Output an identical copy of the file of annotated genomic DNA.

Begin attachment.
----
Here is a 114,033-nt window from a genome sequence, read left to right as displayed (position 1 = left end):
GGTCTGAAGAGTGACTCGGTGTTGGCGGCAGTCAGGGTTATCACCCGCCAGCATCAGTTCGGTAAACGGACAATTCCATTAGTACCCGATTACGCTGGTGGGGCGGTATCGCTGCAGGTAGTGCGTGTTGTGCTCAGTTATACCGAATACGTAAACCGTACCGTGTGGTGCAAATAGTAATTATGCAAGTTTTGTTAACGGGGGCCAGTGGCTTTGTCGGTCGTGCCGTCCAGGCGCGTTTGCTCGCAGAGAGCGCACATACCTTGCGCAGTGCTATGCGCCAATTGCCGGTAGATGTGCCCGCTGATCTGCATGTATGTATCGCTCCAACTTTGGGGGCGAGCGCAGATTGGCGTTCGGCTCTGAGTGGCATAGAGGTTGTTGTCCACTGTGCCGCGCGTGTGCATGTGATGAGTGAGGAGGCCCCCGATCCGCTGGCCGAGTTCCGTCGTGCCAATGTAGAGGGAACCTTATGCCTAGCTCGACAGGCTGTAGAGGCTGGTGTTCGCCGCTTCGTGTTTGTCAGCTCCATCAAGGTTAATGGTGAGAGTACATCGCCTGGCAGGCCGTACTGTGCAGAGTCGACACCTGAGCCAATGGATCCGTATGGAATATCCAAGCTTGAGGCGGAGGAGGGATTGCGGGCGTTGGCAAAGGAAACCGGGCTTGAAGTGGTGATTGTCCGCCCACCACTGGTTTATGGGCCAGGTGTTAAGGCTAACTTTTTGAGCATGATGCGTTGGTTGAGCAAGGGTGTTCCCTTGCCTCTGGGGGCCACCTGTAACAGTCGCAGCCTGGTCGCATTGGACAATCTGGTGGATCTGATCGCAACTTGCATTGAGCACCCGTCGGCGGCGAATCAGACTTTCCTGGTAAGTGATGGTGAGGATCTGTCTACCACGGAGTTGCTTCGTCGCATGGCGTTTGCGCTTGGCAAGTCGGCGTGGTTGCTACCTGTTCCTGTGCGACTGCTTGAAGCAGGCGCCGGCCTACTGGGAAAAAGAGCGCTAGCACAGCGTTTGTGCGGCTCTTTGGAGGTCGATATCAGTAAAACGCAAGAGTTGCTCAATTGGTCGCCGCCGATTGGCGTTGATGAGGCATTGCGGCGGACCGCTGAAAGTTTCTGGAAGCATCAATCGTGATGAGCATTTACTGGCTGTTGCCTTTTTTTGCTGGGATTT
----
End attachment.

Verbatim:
Here is a 114,033-nt window from a genome sequence, read left to right as displayed (position 1 = left end):
GGTCTGAAGAGTGACTCGGTGTTGGCGGCAGTCAGGGTTATCACCCGCCAGCATCAGTTCGGTAAACGGACAATTCCATTAGTACCCGATTACGCTGGTGGGGCGGTATCGCTGCAGGTAGTGCGTGTTGTGCTCAGTTATACCGAATACGTAAACCGTACCGTGTGGTGCAAATAGTAATTATGCAAGTTTTGTTAACGGGGGCCAGTGGCTTTGTCGGTCGTGCCGTCCAGGCGCGTTTGCTCGCAGAGAGCGCACATACCTTGCGCAGTGCTATGCGCCAATTGCCGGTAGATGTGCCCGCTGATCTGCATGTATGTATCGCTCCAACTTTGGGGGCGAGCGCAGATTGGCGTTCGGCTCTGAGTGGCATAGAGGTTGTTGTCCACTGTGCCGCGCGTGTGCATGTGATGAGTGAGGAGGCCCCCGATCCGCTGGCCGAGTTCCGTCGTGCCAATGTAGAGGGAACCTTATGCCTAGCTCGACAGGCTGTAGAGGCTGGTGTTCGCCGCTTCGTGTTTGTCAGCTCCATCAAGGTTAATGGTGAGAGTACATCGCCTGGCAGGCCGTACTGTGCAGAGTCGACACCTGAGCCAATGGATCCGTATGGAATATCCAAGCTTGAGGCGGAGGAGGGATTGCGGGCGTTGGCAAAGGAAACCGGGCTTGAAGTGGTGATTGTCCGCCCACCACTGGTTTATGGGCCAGGTGTTAAGGCTAACTTTTTGAGCATGATGCGTTGGTTGAGCAAGGGTGTTCCCTTGCCTCTGGGGGCCACCTGTAACAGTCGCAGCCTGGTCGCATTGGACAATCTGGTGGATCTGATCGCAACTTGCATTGAGCACCCGTCGGCGGCGAATCAGACTTTCCTGGTAAGTGATGGTGAGGATCTGTCTACCACGGAGTTGCTTCGTCGCATGGCGTTTGCGCTTGGCAAGTCGGCGTGGTTGCTACCTGTTCCTGTGCGACTGCTTGAAGCAGGCGCCGGCCTACTGGGAAAAAGAGCGCTAGCACAGCGTTTGTGCGGCTCTTTGGAGGTCGATATCAGTAAAACGCAAGAGTTGCTCAATTGGTCGCCGCCGATTGGCGTTGATGAGGCATTGCGGCGGACCGCTGAAAGTTTCTGGAAGCATCAATCGTGATGAGCATTTACTGGCTGTTGCCTTTTTTTGCTGGGATTT